[rfc-i] RFC citations committee I-D issued

Joe Touch touch at isi.edu
Fri Feb 11 11:30:13 PST 2011



On 2/11/2011 8:17 AM, Henning Schulzrinne wrote:
> The closest we have for a permanent URL is the DOI system, used by both IEEE and ACM (among others, but they are most relevant). Random example for ACM
>
> http://dx.doi.org/10.1145/354401.354407

DOIs are useful ONLY where the entity owning the document actually 
updates the DOI when its actual location changes.

DOIs are thus *more fragile* in many cases. They require that BOTH the 
DOI system AND the final URL are correct. They are less fragile only 
when the original document moves AND where the owning entity actively 
updates its location.

My recent experience in updating my pubs list is that I ended up 
removing all DOIs where possible, as a result of their instability.

Joe


>
> On Feb 11, 2011, at 11:14 AM, RJ Atkinson wrote:
>
>> Earlier, Ted Hardie wrote:
>>> Note that URNs are available for this, so that you can have long term
>>> identifier without reference to who hosts it.  See RFC 2648, which
>>> has
>>>
>>> draft-nss = "id:" string
>>>
>>> The example the draft gives is:
>>>
>>> urn:ietf:id:ietf-urn-ietf-06
>>>
>>> Note that this cites a specific version.
>>
>> ABOUT URNs:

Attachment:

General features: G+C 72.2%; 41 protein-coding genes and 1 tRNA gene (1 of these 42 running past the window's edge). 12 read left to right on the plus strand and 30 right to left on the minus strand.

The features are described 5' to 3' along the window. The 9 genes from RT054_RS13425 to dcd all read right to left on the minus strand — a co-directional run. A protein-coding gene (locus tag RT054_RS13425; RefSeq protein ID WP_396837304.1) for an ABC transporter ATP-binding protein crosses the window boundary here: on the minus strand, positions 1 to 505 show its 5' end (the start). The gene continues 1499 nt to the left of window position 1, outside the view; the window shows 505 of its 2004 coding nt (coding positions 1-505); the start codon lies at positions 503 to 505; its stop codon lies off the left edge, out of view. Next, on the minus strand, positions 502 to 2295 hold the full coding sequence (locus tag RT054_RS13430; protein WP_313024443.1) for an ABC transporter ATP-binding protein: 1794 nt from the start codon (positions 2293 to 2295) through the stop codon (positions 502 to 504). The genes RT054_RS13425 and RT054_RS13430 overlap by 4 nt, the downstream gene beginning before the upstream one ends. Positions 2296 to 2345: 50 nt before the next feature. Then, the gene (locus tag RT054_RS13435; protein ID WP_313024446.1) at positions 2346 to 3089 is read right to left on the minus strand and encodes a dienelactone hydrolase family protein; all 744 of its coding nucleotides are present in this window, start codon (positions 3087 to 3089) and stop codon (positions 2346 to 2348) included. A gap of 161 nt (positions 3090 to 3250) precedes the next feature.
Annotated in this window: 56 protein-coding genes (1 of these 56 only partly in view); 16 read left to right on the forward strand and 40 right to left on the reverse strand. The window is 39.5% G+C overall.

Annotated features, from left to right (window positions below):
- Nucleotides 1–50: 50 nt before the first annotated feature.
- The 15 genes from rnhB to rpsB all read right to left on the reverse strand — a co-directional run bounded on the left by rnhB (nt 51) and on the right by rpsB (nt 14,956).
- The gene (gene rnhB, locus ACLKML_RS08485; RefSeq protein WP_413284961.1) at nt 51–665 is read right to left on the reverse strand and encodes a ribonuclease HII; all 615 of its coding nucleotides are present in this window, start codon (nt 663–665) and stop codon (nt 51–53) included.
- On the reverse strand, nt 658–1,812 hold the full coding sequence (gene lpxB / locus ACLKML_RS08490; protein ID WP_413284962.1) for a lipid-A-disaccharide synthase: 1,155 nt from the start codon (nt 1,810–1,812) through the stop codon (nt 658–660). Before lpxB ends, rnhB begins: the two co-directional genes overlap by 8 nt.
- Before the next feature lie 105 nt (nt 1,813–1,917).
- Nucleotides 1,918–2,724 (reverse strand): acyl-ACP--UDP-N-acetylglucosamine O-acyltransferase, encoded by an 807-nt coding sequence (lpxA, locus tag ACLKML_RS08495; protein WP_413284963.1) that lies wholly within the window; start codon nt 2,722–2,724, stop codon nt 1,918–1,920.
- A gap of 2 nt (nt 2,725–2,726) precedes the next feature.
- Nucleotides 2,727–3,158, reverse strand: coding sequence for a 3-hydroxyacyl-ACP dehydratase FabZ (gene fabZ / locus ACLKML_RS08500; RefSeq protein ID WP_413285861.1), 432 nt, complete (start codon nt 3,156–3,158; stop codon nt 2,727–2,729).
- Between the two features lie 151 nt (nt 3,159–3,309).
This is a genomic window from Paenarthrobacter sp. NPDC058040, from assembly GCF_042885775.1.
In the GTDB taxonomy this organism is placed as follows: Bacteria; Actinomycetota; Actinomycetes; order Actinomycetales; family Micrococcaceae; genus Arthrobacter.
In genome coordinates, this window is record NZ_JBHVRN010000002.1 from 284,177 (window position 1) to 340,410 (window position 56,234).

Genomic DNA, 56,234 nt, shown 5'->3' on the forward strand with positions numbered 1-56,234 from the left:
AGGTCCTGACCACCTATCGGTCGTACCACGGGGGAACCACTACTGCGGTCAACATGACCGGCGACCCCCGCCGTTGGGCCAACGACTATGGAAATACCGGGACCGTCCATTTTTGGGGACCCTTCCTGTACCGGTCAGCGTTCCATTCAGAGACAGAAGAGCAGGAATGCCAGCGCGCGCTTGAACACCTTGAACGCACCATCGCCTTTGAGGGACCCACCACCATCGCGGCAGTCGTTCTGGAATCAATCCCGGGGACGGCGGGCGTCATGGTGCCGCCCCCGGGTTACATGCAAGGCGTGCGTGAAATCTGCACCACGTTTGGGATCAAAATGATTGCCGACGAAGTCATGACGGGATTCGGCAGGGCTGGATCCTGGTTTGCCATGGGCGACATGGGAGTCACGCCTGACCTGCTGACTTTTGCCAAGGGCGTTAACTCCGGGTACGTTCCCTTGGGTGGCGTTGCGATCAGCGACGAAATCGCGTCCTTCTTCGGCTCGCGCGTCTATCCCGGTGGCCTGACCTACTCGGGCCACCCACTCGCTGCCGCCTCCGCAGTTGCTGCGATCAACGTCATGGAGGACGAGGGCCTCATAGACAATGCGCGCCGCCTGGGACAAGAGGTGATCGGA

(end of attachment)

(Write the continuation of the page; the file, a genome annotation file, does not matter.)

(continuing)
>>
>> Sadly, no web browser that I use can locate an ID from
>> a URN alone.  Apparently that is a common circumstance
>> at present.
>>
>> I wish URNs were more widely useful in widely deployed tools,
>> but sadly today they aren't.   I don't object to someone
>> including a URN in a citation.   I also don't think that today
>> (or in the near future) a URN in a citation helps a reader
>> of the citation locate a copy of the cited document.
>>
>>
>> ABOUT URLs FOR IDs:
>>
>> Back to the root issue, whether to include a URL for I-Ds
>> or not, the committee did discuss this.  The challenge in
>> always including them appeared to be the perception that URLs
>> pointing to tools.ietf.org are not "stable enough" [1] combined
>> with the observation that I-D URLs offered at www.ietf.org
>> really do break after 6 months.
>>
>> If either the IETF declared tools.ietf.org to be a "production"
>> "reliable" web server OR the IETF offered "permanent/long-lived"
>> URLs for both current and historical IDs, then one imagines that
>> particular committee recommendation might have been different.
>>
>> Cheers,
>>
>> Ran
>>
>> [1] I consider tools.ietf.org to be well maintained and highly
>>     available, for my own part.
>>
>>
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>
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